I think the last time I mailed you was from northern Romania, just after passing the Carpathian Mountains. From there, I continued straight south towards Istanbul. A flat Romania; a somewhat hilly Bulgaria; a mountainous and hot Turkey. The Black Sea coast of Bulgaria was as expected more or less destroyed by tourism between the two major cities Varna and Burgas – I’ve rarely seen such heaps of garbage lining the road, out of which high risen, tennis-pitch-sized billboards rose with advertisements for the latest resort town or some imported vodka. In northern Turkey - the region to which I now intend to travel – the coast is on the contrary said to be quite untouched. I hope that’s true.
Already when passing the Turkish border, the police introduced me to the hospitality that awaited me. A young policeman – probably bored at the surprisingly quiet border post – greets me with a quick lesson in Turkish: ‘Hello is Merhaba; Goodbye is Güle güle. Güle güle!’ And after having camped my first night with the police in Babaeski, I could ascertain myself that looking for a place to camp in Turkey wouldn’t be as hard as in Europe. Even though I never had to wild camp, every evening was a struggle against the time and my energy in finding a safe enough place for the night. Poland was possibly the only country in which I could relax completely – the strangers that I asked for a place to camp more often than not welcomed me with open arms.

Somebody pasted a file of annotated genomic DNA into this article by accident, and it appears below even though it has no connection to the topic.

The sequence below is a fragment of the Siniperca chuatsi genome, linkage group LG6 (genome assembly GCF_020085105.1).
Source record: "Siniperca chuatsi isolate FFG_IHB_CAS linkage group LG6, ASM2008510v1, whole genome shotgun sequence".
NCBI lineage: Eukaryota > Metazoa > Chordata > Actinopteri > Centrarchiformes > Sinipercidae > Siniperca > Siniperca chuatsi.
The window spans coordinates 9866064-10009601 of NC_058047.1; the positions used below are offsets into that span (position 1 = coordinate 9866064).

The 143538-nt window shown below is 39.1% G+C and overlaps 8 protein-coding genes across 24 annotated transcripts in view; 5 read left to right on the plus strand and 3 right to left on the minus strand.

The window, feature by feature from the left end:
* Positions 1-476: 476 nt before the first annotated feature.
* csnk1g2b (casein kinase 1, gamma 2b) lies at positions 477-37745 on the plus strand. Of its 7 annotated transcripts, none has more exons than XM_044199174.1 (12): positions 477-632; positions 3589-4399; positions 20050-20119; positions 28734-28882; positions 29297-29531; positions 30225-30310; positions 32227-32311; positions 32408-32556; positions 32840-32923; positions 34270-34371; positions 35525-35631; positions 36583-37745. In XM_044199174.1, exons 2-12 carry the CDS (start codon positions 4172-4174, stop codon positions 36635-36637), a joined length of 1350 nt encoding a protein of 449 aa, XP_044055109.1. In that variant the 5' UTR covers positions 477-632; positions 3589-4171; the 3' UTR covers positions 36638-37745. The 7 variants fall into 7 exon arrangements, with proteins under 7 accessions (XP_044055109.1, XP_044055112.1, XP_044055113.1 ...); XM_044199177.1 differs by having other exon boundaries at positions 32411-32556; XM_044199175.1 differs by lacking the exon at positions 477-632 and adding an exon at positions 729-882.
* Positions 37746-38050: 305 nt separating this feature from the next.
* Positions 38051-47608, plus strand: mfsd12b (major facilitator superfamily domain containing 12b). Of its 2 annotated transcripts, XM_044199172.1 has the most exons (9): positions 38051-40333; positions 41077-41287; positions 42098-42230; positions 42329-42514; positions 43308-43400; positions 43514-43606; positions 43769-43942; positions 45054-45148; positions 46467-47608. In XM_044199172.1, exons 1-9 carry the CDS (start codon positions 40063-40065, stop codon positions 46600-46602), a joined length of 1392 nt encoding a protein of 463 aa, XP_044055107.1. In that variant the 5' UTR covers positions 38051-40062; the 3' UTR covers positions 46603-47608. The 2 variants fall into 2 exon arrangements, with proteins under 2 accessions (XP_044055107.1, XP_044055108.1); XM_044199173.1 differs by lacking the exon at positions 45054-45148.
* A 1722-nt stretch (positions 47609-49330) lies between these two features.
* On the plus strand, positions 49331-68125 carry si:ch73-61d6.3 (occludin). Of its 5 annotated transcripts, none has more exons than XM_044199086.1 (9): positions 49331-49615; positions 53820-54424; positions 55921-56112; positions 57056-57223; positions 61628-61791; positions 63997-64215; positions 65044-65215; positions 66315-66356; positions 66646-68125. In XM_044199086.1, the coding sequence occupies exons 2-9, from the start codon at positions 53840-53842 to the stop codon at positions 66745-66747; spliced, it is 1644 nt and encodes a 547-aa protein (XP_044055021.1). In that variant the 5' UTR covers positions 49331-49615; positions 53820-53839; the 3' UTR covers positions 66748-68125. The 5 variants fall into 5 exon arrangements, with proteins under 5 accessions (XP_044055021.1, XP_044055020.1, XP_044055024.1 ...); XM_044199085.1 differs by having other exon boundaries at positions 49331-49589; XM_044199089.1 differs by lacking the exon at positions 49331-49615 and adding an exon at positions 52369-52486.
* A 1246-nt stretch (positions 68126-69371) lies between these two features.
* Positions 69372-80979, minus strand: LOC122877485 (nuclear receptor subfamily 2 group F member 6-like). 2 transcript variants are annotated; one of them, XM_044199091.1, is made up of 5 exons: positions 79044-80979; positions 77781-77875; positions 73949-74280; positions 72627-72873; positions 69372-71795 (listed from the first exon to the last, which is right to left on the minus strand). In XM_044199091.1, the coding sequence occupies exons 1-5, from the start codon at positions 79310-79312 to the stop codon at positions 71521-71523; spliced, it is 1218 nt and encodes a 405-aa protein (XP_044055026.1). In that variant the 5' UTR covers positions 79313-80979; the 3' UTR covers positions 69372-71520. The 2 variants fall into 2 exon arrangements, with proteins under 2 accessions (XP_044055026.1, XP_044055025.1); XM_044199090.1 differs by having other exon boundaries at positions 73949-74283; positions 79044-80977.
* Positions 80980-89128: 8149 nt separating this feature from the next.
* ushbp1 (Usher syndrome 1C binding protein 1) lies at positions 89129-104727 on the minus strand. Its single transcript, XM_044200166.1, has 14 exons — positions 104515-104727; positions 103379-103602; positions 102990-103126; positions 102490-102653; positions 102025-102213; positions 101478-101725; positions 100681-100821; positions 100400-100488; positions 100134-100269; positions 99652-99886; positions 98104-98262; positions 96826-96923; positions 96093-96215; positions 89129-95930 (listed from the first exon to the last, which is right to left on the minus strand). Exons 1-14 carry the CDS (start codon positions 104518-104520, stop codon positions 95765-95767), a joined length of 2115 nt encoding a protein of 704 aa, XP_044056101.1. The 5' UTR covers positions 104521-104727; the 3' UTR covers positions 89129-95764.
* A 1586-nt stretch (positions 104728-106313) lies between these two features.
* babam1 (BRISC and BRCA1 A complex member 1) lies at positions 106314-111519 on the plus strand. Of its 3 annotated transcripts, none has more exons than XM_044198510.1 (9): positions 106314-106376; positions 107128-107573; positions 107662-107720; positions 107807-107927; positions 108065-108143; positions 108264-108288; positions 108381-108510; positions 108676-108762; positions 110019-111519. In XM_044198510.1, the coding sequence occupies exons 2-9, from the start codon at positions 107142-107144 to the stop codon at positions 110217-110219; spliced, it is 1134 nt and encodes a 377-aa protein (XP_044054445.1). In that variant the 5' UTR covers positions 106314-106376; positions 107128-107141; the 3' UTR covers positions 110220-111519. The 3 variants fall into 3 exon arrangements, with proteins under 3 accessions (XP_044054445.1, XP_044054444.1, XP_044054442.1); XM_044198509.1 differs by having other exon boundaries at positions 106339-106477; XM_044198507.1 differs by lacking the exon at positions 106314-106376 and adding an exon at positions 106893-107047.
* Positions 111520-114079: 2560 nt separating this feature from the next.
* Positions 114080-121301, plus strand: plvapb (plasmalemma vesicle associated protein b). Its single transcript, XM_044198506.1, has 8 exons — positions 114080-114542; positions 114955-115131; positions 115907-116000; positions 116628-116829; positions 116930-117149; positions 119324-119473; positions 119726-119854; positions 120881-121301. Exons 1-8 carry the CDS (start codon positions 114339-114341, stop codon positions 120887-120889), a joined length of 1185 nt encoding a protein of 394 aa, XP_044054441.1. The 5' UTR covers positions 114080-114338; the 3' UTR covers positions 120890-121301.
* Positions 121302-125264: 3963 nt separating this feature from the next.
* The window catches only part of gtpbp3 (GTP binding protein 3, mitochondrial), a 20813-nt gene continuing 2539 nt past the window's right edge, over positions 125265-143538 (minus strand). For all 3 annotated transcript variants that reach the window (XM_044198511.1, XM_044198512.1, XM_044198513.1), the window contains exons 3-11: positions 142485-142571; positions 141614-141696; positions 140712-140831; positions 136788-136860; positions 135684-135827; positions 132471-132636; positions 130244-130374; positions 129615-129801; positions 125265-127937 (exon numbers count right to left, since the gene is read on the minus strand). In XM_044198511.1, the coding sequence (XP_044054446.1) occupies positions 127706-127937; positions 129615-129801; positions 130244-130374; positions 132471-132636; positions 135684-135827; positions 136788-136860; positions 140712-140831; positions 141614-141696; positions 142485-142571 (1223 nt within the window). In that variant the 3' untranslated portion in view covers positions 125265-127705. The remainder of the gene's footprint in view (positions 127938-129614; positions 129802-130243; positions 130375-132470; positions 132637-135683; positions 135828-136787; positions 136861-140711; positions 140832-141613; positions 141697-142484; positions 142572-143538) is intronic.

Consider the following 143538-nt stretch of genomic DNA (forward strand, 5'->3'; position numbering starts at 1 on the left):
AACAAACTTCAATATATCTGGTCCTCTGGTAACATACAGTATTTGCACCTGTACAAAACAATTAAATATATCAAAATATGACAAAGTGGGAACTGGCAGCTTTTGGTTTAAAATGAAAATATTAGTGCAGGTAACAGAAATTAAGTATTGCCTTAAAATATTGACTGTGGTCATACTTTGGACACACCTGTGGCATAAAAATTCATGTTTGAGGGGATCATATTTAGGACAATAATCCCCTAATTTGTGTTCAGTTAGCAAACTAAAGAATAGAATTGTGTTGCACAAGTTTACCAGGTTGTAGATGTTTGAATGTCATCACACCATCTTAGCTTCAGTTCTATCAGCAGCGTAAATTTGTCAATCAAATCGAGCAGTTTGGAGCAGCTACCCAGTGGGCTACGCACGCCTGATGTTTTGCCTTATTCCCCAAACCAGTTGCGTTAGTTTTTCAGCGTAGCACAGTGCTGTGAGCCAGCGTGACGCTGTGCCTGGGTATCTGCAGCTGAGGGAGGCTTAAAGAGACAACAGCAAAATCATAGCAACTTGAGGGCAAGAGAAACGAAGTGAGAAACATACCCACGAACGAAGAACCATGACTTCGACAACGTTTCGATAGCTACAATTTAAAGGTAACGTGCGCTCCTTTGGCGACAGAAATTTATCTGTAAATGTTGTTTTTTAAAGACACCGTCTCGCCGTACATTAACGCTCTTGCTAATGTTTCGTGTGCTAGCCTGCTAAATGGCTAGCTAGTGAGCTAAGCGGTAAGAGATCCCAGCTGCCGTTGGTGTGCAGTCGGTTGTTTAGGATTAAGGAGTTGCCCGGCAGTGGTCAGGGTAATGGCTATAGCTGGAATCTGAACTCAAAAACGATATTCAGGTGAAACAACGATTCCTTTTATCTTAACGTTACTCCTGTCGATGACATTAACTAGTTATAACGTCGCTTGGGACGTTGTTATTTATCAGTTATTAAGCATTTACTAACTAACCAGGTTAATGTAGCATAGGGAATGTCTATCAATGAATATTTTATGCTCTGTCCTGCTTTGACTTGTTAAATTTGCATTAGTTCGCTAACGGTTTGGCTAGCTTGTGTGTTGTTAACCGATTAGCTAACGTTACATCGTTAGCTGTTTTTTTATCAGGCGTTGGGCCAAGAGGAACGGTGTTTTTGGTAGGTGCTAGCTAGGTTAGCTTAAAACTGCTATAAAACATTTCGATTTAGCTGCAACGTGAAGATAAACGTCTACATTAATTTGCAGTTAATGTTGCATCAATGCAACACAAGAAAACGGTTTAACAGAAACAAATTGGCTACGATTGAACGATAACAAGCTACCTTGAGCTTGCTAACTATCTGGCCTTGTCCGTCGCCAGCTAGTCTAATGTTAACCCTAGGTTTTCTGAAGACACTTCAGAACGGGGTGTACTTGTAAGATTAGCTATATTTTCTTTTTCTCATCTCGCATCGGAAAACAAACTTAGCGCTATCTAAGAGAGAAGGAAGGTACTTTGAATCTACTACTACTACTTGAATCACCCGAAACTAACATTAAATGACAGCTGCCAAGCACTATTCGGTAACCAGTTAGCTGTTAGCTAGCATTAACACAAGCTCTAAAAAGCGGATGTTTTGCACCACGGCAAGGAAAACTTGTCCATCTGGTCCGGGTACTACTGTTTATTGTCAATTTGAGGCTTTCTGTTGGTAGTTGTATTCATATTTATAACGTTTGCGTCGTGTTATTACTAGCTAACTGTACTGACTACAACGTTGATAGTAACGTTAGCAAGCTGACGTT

Istanbul – twenty million people spread out on an area as large as 100 kilometers from west to east - is not the ultimate place for biking. But staying with friend Burak, we could discover the city by foot together. From the somewhat posh suburb Yesilkoy, the train took half an hour or sometimes double that to reach the centre, and maybe the transports is what I will remember the most from this grand city. Once inside the centre, the distances are once again vast – at least by foot in the 35 degree August heat. And tourist-packed as the cities main attractions where, both I and Burak found the transports and the many characteristic suburbs being the most interesting parts of our tours. To see Istanbul through a citizen’s perspective and to see the mix of people, cultures and religions. More beautiful than the famous Blue Mosque where the old wooden houses – randomly situated in-between the mass of newer concrete houses.
After a second day’s rest in the parks of Izmit – 140 densely urbanized and industrialized kilometers east of Istanbul – I’ll continue northeast tomorrow towards the Black Sea coast. I hope to find a more green, less populated Turkey with space enough for peaceful lunches shadowed by trees and quiet nights camping. From the coast, my road will lead south again through Ankara to Syria.